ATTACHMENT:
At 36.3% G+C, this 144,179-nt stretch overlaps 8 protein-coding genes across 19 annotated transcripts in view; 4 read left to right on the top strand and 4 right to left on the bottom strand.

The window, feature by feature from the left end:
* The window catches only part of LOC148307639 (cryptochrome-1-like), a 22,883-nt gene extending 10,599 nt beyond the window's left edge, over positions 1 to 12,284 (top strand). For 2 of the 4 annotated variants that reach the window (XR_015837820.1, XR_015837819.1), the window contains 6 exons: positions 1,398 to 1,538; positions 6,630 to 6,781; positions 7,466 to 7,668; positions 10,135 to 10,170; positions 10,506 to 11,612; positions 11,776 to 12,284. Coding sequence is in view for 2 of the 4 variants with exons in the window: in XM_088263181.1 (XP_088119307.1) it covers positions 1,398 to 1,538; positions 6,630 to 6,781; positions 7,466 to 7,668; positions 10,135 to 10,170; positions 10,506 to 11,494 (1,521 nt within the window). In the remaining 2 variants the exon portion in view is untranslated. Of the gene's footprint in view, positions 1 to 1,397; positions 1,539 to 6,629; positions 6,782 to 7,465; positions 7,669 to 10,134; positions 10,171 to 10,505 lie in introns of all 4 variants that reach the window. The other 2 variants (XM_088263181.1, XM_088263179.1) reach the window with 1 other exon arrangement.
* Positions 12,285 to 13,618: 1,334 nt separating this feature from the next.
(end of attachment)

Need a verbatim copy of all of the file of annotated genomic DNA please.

At 36.3% G+C, this 144,179-nt stretch overlaps 8 protein-coding genes across 19 annotated transcripts in view; 4 read left to right on the top strand and 4 right to left on the bottom strand.

The window, feature by feature from the left end:
* The window catches only part of LOC148307639 (cryptochrome-1-like), a 22,883-nt gene extending 10,599 nt beyond the window's left edge, over positions 1 to 12,284 (top strand). For 2 of the 4 annotated variants that reach the window (XR_015837820.1, XR_015837819.1), the window contains 6 exons: positions 1,398 to 1,538; positions 6,630 to 6,781; positions 7,466 to 7,668; positions 10,135 to 10,170; positions 10,506 to 11,612; positions 11,776 to 12,284. Coding sequence is in view for 2 of the 4 variants with exons in the window: in XM_088263181.1 (XP_088119307.1) it covers positions 1,398 to 1,538; positions 6,630 to 6,781; positions 7,466 to 7,668; positions 10,135 to 10,170; positions 10,506 to 11,494 (1,521 nt within the window). In the remaining 2 variants the exon portion in view is untranslated. Of the gene's footprint in view, positions 1 to 1,397; positions 1,539 to 6,629; positions 6,782 to 7,465; positions 7,669 to 10,134; positions 10,171 to 10,505 lie in introns of all 4 variants that reach the window. The other 2 variants (XM_088263181.1, XM_088263179.1) reach the window with 1 other exon arrangement.
* Positions 12,285 to 13,618: 1,334 nt separating this feature from the next.